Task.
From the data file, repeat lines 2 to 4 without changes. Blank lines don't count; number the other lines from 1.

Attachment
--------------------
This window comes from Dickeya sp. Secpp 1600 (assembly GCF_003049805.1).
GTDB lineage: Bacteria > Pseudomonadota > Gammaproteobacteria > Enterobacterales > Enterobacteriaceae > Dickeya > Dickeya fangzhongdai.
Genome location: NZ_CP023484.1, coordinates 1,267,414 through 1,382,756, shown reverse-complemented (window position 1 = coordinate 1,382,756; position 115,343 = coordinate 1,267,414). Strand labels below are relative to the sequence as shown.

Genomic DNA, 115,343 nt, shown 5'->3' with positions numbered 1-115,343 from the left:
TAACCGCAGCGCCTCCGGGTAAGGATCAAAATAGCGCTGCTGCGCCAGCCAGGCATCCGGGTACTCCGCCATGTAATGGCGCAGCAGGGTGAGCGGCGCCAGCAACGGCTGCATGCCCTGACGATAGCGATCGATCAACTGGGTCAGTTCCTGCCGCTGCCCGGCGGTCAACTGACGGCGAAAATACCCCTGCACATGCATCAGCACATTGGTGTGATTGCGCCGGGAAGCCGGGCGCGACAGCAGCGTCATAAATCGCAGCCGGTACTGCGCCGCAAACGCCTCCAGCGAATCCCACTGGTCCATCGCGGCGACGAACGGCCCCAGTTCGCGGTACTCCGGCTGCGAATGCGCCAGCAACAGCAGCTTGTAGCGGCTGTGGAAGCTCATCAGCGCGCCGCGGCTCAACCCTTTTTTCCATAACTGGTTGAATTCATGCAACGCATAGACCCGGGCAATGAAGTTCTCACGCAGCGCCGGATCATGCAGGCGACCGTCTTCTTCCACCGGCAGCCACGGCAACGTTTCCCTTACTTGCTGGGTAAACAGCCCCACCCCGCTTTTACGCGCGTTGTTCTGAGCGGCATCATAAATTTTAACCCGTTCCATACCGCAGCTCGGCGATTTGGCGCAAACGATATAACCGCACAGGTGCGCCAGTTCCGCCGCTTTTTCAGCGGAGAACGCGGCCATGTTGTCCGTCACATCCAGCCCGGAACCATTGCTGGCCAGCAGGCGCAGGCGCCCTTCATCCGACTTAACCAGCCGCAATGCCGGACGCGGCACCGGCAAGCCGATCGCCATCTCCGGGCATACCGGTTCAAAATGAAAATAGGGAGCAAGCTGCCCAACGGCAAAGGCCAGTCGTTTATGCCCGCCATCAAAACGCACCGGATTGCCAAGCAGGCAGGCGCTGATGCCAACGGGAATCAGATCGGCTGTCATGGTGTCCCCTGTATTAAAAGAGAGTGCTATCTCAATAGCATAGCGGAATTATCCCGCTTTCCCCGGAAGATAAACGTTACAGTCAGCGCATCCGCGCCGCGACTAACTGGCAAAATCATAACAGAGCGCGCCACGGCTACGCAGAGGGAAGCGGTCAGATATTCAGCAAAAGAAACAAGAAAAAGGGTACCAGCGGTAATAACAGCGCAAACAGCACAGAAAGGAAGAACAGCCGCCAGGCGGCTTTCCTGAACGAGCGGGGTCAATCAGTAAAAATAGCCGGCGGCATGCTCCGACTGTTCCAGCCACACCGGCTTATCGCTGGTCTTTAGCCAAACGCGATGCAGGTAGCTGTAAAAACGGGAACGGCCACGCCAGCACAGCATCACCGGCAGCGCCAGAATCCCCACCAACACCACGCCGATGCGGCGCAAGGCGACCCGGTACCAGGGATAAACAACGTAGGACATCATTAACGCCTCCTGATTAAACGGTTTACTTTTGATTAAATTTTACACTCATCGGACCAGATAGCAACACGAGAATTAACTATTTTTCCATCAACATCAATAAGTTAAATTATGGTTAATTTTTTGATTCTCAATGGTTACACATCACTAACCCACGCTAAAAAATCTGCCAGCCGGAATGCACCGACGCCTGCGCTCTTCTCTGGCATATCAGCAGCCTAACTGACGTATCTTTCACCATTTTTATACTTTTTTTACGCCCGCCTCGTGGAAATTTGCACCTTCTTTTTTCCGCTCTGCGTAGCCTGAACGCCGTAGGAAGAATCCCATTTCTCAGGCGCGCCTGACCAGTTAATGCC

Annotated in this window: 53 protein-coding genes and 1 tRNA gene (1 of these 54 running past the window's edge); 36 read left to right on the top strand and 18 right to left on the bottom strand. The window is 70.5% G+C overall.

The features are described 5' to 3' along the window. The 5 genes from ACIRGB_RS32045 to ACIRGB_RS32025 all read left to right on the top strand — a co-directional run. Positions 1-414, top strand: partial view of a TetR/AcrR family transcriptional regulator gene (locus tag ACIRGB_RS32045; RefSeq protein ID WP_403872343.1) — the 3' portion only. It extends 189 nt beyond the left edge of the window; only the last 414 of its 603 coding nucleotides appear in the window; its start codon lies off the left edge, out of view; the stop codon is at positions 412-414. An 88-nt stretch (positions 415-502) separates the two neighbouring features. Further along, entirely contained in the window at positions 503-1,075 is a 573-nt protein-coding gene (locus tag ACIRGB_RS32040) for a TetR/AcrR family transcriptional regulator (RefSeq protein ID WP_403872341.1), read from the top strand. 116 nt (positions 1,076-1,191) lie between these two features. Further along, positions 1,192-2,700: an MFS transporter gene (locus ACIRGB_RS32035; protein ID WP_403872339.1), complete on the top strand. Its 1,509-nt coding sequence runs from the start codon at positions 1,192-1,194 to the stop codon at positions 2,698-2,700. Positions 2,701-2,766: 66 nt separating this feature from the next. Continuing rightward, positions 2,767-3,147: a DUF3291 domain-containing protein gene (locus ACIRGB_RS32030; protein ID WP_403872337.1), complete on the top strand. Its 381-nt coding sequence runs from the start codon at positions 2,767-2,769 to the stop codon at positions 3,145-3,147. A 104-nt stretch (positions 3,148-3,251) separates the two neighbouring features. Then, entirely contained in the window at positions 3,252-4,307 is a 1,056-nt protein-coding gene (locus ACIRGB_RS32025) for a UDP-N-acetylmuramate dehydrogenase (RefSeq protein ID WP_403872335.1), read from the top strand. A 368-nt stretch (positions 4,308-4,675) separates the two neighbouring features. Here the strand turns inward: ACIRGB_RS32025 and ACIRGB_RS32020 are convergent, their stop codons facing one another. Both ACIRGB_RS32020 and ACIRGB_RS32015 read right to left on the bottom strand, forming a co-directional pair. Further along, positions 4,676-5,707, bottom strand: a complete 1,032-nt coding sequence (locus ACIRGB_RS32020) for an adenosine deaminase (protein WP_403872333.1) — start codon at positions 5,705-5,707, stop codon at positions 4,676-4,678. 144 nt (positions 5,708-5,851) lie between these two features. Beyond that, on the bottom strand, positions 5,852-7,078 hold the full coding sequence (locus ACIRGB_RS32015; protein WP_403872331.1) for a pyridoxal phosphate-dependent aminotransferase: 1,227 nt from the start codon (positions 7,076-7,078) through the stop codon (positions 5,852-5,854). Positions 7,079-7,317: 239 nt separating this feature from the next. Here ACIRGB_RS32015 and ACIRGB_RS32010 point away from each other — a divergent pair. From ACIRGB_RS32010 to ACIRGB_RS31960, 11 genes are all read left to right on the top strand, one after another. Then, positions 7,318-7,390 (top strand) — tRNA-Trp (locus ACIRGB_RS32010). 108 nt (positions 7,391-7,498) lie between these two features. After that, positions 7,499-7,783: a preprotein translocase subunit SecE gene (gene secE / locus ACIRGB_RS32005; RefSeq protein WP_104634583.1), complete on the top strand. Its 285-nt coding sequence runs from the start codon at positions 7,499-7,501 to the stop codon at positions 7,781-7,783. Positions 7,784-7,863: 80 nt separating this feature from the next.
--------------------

GTDB lineage: Bacteria > Pseudomonadota > Gammaproteobacteria > Enterobacterales > Enterobacteriaceae > Dickeya > Dickeya fangzhongdai.
Genome location: NZ_CP023484.1, coordinates 1,267,414 through 1,382,756, shown reverse-complemented (window position 1 = coordinate 1,382,756; position 115,343 = coordinate 1,267,414). Strand labels below are relative to the sequence as shown.

Genomic DNA, 115,343 nt, shown 5'->3' with positions numbered 1-115,343 from the left: